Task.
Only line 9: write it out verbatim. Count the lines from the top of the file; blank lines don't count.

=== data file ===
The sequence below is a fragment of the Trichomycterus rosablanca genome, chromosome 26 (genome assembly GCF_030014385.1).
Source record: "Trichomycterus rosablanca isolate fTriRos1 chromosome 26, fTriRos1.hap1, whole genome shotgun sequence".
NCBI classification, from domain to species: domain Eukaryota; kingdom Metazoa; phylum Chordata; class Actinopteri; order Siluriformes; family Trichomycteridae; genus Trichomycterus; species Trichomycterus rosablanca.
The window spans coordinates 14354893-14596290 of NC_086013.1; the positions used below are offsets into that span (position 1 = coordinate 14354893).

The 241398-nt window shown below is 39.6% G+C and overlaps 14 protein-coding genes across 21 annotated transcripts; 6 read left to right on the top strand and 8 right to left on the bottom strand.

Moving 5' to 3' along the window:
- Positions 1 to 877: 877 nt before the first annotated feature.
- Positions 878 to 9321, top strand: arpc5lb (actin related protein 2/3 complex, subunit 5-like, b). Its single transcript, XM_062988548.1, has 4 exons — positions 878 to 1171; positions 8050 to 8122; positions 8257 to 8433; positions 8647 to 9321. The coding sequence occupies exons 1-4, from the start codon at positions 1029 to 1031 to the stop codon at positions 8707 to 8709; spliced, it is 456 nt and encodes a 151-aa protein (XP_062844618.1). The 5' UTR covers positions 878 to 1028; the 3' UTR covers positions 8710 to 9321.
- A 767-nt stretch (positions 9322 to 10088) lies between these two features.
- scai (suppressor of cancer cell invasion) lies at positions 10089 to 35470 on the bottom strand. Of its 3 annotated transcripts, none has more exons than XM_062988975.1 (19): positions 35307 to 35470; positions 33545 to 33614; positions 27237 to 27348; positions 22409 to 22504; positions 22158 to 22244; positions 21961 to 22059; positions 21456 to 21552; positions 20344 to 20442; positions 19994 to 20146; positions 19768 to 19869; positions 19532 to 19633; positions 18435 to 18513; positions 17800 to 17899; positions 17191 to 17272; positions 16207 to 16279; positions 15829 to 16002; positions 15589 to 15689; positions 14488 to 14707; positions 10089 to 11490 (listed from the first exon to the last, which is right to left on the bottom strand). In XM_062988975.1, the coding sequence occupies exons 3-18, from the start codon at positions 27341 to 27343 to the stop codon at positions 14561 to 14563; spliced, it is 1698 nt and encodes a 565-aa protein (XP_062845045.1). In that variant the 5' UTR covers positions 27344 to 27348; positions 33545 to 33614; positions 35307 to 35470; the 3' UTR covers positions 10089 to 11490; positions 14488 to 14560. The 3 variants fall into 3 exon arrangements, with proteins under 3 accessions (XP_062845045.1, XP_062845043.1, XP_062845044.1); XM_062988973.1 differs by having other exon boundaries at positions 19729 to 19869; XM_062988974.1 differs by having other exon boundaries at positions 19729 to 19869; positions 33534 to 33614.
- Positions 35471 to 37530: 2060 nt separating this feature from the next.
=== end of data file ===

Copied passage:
- A 767-nt stretch (positions 9322 to 10088) lies between these two features.